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How does our Immune System Work?

How does our immune system work, and how can we see on regular pathology tests if there are signs it's not working well, and when to be concerned about possible immune issues, whether they be potential acute or chronic causes?

How does our Immune System work?

The immune system as a whole is made up of cells, chemicals and processes that protect us from bacteria, fungi, parasites, viruses, toxins and cancer cells. Let's find out how our immune system works.

Our immune system is comprised of two parts to its defence: the innate immunity and adaptive immunity. Both sides work intimately together, but if there is a defect in any aspect, from illness, disease, or inappropriate inflammation, then autoimmune, immunodeficiency disorders and hypersensitivity reactions, can occur.

The innate and adaptive immune responses are not mutually exclusive, but rather operate together in a complementary way. Defects can occur in either side and result in inappropriate responses.

In the graphic below we can see the Innate Immune System on the left, divided by the vertical dotted line from the adaptive immune system on the right. The adaptive immune system is further divided by a horizontal dotted line separating the Cell-Mediated immune response from the Humoral immune response. What is happening in this cartoon graphic shows exactly what happens in our immune response, and is described in detail below.

Cartoon graphic showing how the Innate and Adaptive Immune system work together
The interconnections between the Innate Immune System and the Adaptive Immune System

Innate Immunity

Innate immunity is the first line of defence and it acts within hours of sensing an inappropriate intruder. The innate immune system uses barriers like our skin, and mucous membranes, along with body temperature, pH and chemicals to prevent entry into our bodies. It also uses cells to eat invaders (phagocytosis), as well as to release toxins and inflammatory responses (the complement system activation, pro inflammatory cytokines etc) to hinder the invaders entry into our bodies. Cells also talk to each other by communicating via cytokines and chemokine's which you may have heard of during the recent epidemic e.g. Interleukin-6, and tumour necrosis factor (TNF).

While it was once thought that the innate immune system was non-specific, approaching each pathogenic invasion as a naive experience, it is now recognised that innate immunity can be upregulated or 'trained'. This training occurs when microbe-associated molecular patterns (MAMPs) are recognised by the immune cell, allowing it to develop a memory of the pathogen, and a more rapid response to a subsequent exposure. β-glucans, which are the structural components of yeast and fungal cell walls, present as MAMPs to the innate immune cells in a similar fashion to pathogenic microbes, creating a comparable increase in cellular 'fitness' or readiness for pathogenic invasion. With all the mould exposure from heavy rainfall in Australia, it is little wonder we are seeing more immune system issues.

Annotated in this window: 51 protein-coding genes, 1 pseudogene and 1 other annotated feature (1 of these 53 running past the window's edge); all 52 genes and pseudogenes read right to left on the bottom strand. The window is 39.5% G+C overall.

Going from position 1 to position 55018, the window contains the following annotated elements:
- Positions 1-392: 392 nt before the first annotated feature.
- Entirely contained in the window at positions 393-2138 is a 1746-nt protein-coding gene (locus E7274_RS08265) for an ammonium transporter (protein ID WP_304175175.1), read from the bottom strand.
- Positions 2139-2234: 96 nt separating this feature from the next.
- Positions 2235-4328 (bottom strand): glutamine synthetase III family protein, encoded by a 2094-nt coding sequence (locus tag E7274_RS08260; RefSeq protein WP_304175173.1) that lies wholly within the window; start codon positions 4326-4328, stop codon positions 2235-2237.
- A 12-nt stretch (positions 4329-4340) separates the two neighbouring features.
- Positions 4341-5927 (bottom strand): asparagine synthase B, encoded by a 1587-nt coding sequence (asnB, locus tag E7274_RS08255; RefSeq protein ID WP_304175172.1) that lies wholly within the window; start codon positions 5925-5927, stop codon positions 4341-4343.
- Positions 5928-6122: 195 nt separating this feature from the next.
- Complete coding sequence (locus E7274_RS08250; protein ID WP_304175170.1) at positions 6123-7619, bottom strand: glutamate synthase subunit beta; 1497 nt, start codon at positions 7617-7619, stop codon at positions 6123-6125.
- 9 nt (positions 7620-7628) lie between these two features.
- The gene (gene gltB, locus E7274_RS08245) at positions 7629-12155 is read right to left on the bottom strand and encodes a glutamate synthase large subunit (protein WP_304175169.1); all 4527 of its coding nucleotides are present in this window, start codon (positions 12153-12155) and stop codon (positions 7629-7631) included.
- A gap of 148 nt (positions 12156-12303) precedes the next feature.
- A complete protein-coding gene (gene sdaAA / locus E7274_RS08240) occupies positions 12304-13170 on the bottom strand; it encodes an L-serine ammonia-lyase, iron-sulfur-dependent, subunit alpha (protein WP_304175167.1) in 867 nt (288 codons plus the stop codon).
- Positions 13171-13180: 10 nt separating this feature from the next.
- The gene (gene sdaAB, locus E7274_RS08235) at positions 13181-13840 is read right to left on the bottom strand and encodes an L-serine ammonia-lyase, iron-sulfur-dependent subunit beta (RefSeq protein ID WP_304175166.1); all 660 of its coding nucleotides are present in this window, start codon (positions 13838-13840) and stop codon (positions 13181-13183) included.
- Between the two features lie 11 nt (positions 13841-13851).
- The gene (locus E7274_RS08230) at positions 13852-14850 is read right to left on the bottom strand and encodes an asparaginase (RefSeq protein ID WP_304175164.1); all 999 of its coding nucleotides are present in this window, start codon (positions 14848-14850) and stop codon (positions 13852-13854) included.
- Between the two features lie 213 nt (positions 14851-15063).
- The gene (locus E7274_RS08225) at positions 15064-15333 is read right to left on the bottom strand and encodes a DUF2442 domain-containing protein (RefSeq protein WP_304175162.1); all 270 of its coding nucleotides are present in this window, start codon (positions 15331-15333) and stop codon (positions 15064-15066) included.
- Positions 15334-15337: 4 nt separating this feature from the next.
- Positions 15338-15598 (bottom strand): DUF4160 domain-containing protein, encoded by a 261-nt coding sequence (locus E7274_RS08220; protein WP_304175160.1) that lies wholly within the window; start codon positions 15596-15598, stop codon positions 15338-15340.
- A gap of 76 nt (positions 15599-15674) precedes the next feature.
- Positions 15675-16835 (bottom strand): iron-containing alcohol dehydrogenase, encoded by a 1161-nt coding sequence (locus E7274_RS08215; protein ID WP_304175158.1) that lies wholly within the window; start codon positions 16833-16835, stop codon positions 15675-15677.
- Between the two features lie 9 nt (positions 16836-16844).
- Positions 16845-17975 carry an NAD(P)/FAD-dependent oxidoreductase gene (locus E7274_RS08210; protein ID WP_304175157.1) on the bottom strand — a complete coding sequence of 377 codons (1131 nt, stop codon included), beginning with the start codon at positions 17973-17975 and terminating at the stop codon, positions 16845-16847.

As well as MAMP's, the innate immune system can act the way it does by recognising receptors on pathogens (Pathogen Recognition Receptors or PRR), as well as pathogen associated molecular patterns (PAMP's). Examples could include if we had lipopolysaccharides in our gut microbiome from a fatty diet, or if we had RNA present from virus replication. There are many other examples.

The innate immune system also initiates the inflammatory response, where we see temperature increase, pain, redness, swelling, and potentially loss of function to contain the infection. All of this is controlled by the 'project manager' (who's scientific name is NF-kB) that gets initiated and sets off the pro-inflammatory response. We would see an increase in our CRP (C-reactive protein) from IL-6 release, if this response was an acute response.

Cells involved in the innate response include macrophages, monocytes, neutrophils, basophils, eosinophils, mast cells, natural killer cells (NK), and innate lymphocytes. If you see an alteration in any of these cell types on your Full Blood Count (FBC), or in lymphocyte subsets, it may mean you have an immune system imbalance. For example, often we see, chronic elevation of monocytes that live for a long time for example. Mast cells and basophil elevations can be seen with allergies or asthma. Eosinophils can highlight the presence of parasites. Elevations of Natural Killer Cells may be because they are trying to play a role in destroying cells infected by viruses.

Secretory IgA (sIgA) provides the first line of defence against pathogens, blocking adherence to the epithelial surface by binding to and trapping the pathogen in the mucous lining. The pathogen then gets discarded. We see low sIgA in all sorts of gut issues including Irritable Bowel Syndrome (IBD), and Inflammatory Bowel Syndrome (IBS), chronic stress, sleep disturbances, autoimmune diseases, after intense exercise, and from the use of some medications. The liklihood of infections, allergies and autoimmune conditions increases in low sIgA situations.

The immune system must be able to recognise us versus the pathogens. In other words 'self' versus 'non-self'. It does this by utilising major histocompatibility complexes (MHC's). MHC's are classified as either class I or class II.

MHC Class I (also termed Human Leucocyte Antigens or HLA's) are either A, B or C and are found on all cells with a nucleus. MHC Class II (or HLA DP, DQ, DR) are present on a limited number of cell types (macrophages, dendritic cells, and B lymphocytes). You may be familiar with seeing MHC testing - if you have the genetic predisposition for Coeliac Disease you will have tested positive for HLA DQ2/ DQ8. Now you have some idea what that means.